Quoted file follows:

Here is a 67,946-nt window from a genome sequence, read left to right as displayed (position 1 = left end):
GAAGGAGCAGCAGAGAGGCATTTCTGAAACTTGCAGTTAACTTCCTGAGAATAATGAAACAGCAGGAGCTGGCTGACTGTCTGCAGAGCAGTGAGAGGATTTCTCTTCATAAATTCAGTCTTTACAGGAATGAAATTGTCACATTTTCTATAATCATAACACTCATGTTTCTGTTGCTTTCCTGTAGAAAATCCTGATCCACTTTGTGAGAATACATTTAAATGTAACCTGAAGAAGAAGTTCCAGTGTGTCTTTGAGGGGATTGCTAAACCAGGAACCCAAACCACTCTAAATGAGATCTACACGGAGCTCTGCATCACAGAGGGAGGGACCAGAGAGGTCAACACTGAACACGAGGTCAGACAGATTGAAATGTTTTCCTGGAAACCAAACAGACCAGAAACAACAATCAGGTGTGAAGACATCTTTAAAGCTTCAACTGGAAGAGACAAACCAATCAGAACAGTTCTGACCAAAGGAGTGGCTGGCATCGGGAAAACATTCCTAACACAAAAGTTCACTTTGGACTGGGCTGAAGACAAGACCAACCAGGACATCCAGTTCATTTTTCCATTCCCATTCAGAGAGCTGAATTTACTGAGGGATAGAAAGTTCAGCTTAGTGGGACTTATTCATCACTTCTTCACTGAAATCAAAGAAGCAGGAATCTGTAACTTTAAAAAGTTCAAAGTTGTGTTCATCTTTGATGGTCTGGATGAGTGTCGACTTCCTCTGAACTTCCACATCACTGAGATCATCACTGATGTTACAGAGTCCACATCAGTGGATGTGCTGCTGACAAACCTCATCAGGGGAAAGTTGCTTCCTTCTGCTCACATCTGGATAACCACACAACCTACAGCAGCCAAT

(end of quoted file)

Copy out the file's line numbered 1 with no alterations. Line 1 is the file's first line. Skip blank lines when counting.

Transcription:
Here is a 67,946-nt window from a genome sequence, read left to right as displayed (position 1 = left end):